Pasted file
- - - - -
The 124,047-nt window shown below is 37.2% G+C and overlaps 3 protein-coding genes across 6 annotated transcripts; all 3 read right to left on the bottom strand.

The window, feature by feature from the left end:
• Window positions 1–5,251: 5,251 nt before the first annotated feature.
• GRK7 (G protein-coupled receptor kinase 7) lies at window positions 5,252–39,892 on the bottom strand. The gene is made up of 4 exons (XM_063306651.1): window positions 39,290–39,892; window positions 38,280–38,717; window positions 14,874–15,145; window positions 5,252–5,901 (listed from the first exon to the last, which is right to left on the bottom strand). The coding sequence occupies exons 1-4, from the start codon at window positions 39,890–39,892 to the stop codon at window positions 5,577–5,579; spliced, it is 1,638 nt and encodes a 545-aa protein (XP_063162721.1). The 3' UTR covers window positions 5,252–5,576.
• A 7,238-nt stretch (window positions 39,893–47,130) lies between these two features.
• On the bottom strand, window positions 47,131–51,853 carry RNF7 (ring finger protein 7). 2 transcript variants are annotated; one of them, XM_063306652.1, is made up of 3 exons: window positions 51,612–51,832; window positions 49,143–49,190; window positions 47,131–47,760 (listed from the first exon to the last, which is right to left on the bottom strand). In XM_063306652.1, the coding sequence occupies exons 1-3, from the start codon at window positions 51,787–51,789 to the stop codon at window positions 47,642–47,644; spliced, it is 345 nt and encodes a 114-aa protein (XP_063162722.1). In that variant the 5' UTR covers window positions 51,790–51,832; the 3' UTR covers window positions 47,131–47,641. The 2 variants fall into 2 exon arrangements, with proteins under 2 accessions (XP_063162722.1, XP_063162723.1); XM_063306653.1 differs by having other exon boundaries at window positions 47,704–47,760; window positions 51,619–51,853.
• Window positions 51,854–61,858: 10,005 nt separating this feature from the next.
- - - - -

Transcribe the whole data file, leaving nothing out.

The 124,047-nt window shown below is 37.2% G+C and overlaps 3 protein-coding genes across 6 annotated transcripts; all 3 read right to left on the bottom strand.

The window, feature by feature from the left end:
• Window positions 1–5,251: 5,251 nt before the first annotated feature.
• GRK7 (G protein-coupled receptor kinase 7) lies at window positions 5,252–39,892 on the bottom strand. The gene is made up of 4 exons (XM_063306651.1): window positions 39,290–39,892; window positions 38,280–38,717; window positions 14,874–15,145; window positions 5,252–5,901 (listed from the first exon to the last, which is right to left on the bottom strand). The coding sequence occupies exons 1-4, from the start codon at window positions 39,890–39,892 to the stop codon at window positions 5,577–5,579; spliced, it is 1,638 nt and encodes a 545-aa protein (XP_063162721.1). The 3' UTR covers window positions 5,252–5,576.
• A 7,238-nt stretch (window positions 39,893–47,130) lies between these two features.
• On the bottom strand, window positions 47,131–51,853 carry RNF7 (ring finger protein 7). 2 transcript variants are annotated; one of them, XM_063306652.1, is made up of 3 exons: window positions 51,612–51,832; window positions 49,143–49,190; window positions 47,131–47,760 (listed from the first exon to the last, which is right to left on the bottom strand). In XM_063306652.1, the coding sequence occupies exons 1-3, from the start codon at window positions 51,787–51,789 to the stop codon at window positions 47,642–47,644; spliced, it is 345 nt and encodes a 114-aa protein (XP_063162722.1). In that variant the 5' UTR covers window positions 51,790–51,832; the 3' UTR covers window positions 47,131–47,641. The 2 variants fall into 2 exon arrangements, with proteins under 2 accessions (XP_063162722.1, XP_063162723.1); XM_063306653.1 differs by having other exon boundaries at window positions 47,704–47,760; window positions 51,619–51,853.
• Window positions 51,854–61,858: 10,005 nt separating this feature from the next.